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SS Patel, HE Bedell; "Normalization" of Suprathreshold Motion Perception . Invest. Ophthalmol. Vis. Sci. 2002;43(13):4731.
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© ARVO (1962-2015); The Authors (2016-present)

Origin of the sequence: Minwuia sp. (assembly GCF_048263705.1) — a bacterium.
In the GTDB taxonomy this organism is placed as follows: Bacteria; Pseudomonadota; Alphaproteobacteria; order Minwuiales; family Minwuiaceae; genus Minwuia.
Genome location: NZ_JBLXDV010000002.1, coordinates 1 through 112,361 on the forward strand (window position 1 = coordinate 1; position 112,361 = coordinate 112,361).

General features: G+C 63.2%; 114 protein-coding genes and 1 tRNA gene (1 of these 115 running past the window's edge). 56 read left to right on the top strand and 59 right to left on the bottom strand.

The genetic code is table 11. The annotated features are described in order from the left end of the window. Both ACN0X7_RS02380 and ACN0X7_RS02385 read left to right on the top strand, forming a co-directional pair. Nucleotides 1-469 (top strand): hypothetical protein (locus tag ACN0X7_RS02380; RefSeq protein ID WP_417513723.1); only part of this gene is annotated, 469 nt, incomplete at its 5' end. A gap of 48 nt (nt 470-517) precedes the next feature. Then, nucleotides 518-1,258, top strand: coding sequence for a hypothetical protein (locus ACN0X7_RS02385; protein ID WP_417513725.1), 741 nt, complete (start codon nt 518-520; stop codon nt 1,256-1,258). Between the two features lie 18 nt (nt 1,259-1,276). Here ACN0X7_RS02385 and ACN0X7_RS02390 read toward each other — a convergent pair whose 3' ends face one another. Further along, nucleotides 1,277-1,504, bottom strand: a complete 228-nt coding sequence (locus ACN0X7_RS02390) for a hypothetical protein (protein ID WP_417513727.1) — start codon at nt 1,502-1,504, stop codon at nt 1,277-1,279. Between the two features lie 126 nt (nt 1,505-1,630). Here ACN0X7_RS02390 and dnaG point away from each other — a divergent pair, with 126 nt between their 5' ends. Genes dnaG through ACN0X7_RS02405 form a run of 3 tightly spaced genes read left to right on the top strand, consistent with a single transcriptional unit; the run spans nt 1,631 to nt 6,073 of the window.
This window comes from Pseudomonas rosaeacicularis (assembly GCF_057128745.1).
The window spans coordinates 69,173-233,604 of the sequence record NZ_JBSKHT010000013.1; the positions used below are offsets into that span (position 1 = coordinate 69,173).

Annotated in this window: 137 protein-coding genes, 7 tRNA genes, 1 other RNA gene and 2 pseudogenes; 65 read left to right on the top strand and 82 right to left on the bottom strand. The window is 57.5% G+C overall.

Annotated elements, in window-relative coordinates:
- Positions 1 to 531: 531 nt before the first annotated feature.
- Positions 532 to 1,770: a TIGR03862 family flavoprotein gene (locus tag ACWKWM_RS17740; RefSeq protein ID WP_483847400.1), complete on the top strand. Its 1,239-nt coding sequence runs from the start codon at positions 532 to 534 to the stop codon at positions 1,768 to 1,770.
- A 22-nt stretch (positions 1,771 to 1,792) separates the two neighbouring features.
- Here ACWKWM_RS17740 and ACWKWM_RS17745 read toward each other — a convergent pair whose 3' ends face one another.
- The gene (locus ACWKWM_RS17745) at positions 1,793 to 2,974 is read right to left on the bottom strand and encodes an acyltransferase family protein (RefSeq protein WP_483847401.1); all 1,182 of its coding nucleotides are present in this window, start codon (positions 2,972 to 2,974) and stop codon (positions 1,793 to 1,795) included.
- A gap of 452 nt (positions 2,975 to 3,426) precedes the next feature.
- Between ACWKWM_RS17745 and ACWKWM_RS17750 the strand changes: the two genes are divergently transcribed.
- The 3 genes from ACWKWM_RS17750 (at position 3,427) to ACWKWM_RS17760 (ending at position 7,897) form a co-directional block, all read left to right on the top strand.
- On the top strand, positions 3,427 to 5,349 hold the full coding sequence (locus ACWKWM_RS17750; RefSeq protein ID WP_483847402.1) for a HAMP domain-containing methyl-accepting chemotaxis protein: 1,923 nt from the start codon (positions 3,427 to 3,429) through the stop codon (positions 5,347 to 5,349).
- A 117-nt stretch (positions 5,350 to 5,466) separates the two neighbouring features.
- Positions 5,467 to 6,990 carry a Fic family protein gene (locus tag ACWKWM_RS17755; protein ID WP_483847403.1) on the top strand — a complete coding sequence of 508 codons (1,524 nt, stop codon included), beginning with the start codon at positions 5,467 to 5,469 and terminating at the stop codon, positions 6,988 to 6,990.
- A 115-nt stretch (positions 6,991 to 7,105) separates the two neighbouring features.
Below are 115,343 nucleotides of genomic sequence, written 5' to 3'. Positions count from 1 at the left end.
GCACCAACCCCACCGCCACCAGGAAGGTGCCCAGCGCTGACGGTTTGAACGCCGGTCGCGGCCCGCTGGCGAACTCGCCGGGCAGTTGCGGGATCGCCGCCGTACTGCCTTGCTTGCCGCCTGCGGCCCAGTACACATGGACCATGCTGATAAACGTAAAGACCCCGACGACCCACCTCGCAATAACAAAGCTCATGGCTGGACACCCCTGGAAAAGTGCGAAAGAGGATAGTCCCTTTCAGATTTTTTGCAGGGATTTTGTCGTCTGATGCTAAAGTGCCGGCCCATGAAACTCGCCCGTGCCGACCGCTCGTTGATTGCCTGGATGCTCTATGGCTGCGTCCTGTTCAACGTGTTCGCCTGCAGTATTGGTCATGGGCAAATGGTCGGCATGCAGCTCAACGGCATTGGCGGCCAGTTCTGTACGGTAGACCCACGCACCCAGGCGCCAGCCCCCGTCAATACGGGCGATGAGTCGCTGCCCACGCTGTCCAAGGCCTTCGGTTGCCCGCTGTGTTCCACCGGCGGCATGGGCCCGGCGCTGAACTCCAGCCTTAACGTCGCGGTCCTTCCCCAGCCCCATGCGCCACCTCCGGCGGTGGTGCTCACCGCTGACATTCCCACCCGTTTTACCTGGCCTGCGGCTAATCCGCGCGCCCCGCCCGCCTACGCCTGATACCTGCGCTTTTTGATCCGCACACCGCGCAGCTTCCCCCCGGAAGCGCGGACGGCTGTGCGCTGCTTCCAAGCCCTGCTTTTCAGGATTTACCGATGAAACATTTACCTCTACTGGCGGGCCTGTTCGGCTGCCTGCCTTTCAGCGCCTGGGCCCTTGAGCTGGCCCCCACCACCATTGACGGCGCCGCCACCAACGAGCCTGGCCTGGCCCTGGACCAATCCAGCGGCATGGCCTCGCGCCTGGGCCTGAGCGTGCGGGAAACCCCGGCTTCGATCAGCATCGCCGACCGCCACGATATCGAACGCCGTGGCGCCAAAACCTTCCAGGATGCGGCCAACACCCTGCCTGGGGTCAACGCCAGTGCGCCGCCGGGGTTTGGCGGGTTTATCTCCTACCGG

Purpose: Some visual functions have been shown to undergo "normalization", such that a substantial threshold elevation produces little or no change in the perceived magnitude of suprathreshold stimuli. For example, we found previously that suprathreshold position offsets are perceived veridically despite up to a 12-fold elevation of the position-offset threshold. Here, we examine the effect of threshold elevation on the perception of suprathreshold speed, using a stimulus that includes minimal position information. Methods: A gray-scale random-dot pattern (50% contrast, 2 min/dot; 3.3 sq. deg field; 13 ms/frame; 50% limited-lifetime spectral coherence) moved horizontally on a bright background for 500 ms. Each trial consisted of two 500-ms intervals separated by about 3 s. In each interval, the direction of motion was randomly right or left. Two types of experiments were conducted. In threshold experiments, the observer indicated which interval contained the motion signal. Motion thresholds were measured during steady fixation with and without voluntary 1.5 Hz head movement. In subsequent suprathreshold matching experiments, the same observers compared the perceived speed of suprathreshold motion during voluntary head movement (4.3 and 8.6 deg/s, corresponding to approximately 3x and 6x threshold) and when the head was stationary. On each trial, the observer indicated whether the motion interval with or without head movement contained a higher speed. Points of subjective equality between the head-movement and head-stationary conditions were determined from psychometric functions, obtained using the method of constant stimuli. To remove potential biases, the data were averaged across experiments in which head movement occurred during the first or second interval of each trial. Results: The mean motion threshold increases from approximately 0.7 deg/s when the head is stationary to approximately 1.5 deg/s during 1.5 Hz horizontal head movement. During voluntary head movement, the perceived speed of both suprathreshold target velocities is approximately 20% less than when the head is stationary. Conclusion: The failure of perceived speed to exhibit "normalization" during voluntary head movement implies that suprathreshold motion signals are not compensated for the resulting elevation of motion thresholds. If the perception of suprathreshold speed also fails to normalize when position information is available, then substantial and potentially dangerous errors in the perception of object speed could occur under conditions of observer motion.
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